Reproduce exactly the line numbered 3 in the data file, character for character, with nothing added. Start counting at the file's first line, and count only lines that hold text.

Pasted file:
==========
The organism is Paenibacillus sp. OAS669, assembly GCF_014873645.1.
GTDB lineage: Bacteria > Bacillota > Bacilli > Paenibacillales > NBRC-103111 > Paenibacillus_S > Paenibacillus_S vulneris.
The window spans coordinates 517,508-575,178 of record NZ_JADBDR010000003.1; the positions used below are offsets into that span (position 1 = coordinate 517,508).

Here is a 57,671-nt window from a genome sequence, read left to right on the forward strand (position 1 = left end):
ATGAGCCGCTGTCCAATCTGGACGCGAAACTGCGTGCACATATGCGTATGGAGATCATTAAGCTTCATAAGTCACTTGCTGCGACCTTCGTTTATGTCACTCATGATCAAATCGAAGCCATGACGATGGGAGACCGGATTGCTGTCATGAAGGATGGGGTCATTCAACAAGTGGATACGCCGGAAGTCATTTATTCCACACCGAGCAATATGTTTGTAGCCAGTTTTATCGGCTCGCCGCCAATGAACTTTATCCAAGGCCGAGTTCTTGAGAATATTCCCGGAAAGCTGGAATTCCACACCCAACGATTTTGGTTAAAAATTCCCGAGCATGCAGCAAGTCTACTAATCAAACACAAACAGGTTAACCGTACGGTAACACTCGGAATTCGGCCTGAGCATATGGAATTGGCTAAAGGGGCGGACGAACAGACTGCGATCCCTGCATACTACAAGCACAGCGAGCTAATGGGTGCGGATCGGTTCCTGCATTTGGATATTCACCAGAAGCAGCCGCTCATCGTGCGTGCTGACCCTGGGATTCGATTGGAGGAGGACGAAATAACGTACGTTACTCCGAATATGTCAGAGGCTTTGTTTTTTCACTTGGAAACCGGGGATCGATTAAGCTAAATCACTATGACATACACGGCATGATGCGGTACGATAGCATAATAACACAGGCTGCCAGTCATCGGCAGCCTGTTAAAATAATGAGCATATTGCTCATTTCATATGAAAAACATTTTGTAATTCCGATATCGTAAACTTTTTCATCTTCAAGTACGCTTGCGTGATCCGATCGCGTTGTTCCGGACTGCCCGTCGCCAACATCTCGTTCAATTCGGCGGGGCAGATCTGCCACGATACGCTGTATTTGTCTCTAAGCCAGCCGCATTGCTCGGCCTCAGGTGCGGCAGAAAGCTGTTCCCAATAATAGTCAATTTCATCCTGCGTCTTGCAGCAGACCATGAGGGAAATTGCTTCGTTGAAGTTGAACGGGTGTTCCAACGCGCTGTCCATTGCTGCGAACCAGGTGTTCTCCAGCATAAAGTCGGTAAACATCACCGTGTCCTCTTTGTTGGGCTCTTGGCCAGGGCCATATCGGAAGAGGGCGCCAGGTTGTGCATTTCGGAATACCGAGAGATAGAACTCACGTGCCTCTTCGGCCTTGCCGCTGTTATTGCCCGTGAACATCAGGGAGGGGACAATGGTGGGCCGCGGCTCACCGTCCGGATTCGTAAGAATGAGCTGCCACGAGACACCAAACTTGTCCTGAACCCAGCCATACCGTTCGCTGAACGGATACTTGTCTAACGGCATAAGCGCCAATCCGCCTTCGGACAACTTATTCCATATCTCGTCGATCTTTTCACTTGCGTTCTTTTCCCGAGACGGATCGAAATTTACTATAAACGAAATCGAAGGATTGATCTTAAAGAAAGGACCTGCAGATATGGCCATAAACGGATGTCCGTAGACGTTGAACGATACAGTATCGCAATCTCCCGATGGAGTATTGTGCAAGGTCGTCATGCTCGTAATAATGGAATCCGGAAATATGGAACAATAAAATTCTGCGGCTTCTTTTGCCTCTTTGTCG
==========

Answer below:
The window spans coordinates 517,508-575,178 of record NZ_JADBDR010000003.1; the positions used below are offsets into that span (position 1 = coordinate 517,508).